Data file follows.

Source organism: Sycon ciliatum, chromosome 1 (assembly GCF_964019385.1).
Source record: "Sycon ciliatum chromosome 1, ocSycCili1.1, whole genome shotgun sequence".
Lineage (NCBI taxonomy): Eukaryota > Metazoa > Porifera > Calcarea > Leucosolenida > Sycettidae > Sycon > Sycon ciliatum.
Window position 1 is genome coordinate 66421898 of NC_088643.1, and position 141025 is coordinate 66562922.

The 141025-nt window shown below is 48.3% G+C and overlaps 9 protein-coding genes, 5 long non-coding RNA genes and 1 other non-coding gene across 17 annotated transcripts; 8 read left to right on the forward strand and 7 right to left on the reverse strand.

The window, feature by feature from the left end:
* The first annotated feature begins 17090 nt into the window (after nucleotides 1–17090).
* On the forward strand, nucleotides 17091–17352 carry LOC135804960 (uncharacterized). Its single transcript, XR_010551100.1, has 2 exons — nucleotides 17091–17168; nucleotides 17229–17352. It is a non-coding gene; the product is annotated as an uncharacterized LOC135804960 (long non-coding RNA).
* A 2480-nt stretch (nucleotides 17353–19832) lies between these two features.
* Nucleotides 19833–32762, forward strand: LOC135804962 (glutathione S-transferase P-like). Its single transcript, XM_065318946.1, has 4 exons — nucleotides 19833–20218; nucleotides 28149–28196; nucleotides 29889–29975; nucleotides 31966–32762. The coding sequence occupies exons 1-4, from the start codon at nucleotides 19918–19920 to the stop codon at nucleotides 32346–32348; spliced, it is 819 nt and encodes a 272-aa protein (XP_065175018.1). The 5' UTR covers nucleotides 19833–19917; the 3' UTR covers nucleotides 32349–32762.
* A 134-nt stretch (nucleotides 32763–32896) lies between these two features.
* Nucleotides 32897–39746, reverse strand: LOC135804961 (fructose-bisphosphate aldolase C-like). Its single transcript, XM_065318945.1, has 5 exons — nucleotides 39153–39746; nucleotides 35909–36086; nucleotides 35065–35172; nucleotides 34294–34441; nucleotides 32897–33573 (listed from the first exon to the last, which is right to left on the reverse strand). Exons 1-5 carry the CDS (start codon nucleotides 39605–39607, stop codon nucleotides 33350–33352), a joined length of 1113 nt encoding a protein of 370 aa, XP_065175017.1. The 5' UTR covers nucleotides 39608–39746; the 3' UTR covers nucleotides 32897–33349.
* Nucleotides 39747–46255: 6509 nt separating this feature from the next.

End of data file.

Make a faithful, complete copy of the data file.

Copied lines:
Source organism: Sycon ciliatum, chromosome 1 (assembly GCF_964019385.1).
Source record: "Sycon ciliatum chromosome 1, ocSycCili1.1, whole genome shotgun sequence".
Lineage (NCBI taxonomy): Eukaryota > Metazoa > Porifera > Calcarea > Leucosolenida > Sycettidae > Sycon > Sycon ciliatum.
Window position 1 is genome coordinate 66421898 of NC_088643.1, and position 141025 is coordinate 66562922.

The 141025-nt window shown below is 48.3% G+C and overlaps 9 protein-coding genes, 5 long non-coding RNA genes and 1 other non-coding gene across 17 annotated transcripts; 8 read left to right on the forward strand and 7 right to left on the reverse strand.

The window, feature by feature from the left end:
* The first annotated feature begins 17090 nt into the window (after nucleotides 1–17090).
* On the forward strand, nucleotides 17091–17352 carry LOC135804960 (uncharacterized). Its single transcript, XR_010551100.1, has 2 exons — nucleotides 17091–17168; nucleotides 17229–17352. It is a non-coding gene; the product is annotated as an uncharacterized LOC135804960 (long non-coding RNA).
* A 2480-nt stretch (nucleotides 17353–19832) lies between these two features.
* Nucleotides 19833–32762, forward strand: LOC135804962 (glutathione S-transferase P-like). Its single transcript, XM_065318946.1, has 4 exons — nucleotides 19833–20218; nucleotides 28149–28196; nucleotides 29889–29975; nucleotides 31966–32762. The coding sequence occupies exons 1-4, from the start codon at nucleotides 19918–19920 to the stop codon at nucleotides 32346–32348; spliced, it is 819 nt and encodes a 272-aa protein (XP_065175018.1). The 5' UTR covers nucleotides 19833–19917; the 3' UTR covers nucleotides 32349–32762.
* A 134-nt stretch (nucleotides 32763–32896) lies between these two features.
* Nucleotides 32897–39746, reverse strand: LOC135804961 (fructose-bisphosphate aldolase C-like). Its single transcript, XM_065318945.1, has 5 exons — nucleotides 39153–39746; nucleotides 35909–36086; nucleotides 35065–35172; nucleotides 34294–34441; nucleotides 32897–33573 (listed from the first exon to the last, which is right to left on the reverse strand). Exons 1-5 carry the CDS (start codon nucleotides 39605–39607, stop codon nucleotides 33350–33352), a joined length of 1113 nt encoding a protein of 370 aa, XP_065175017.1. The 5' UTR covers nucleotides 39608–39746; the 3' UTR covers nucleotides 32897–33349.
* Nucleotides 39747–46255: 6509 nt separating this feature from the next.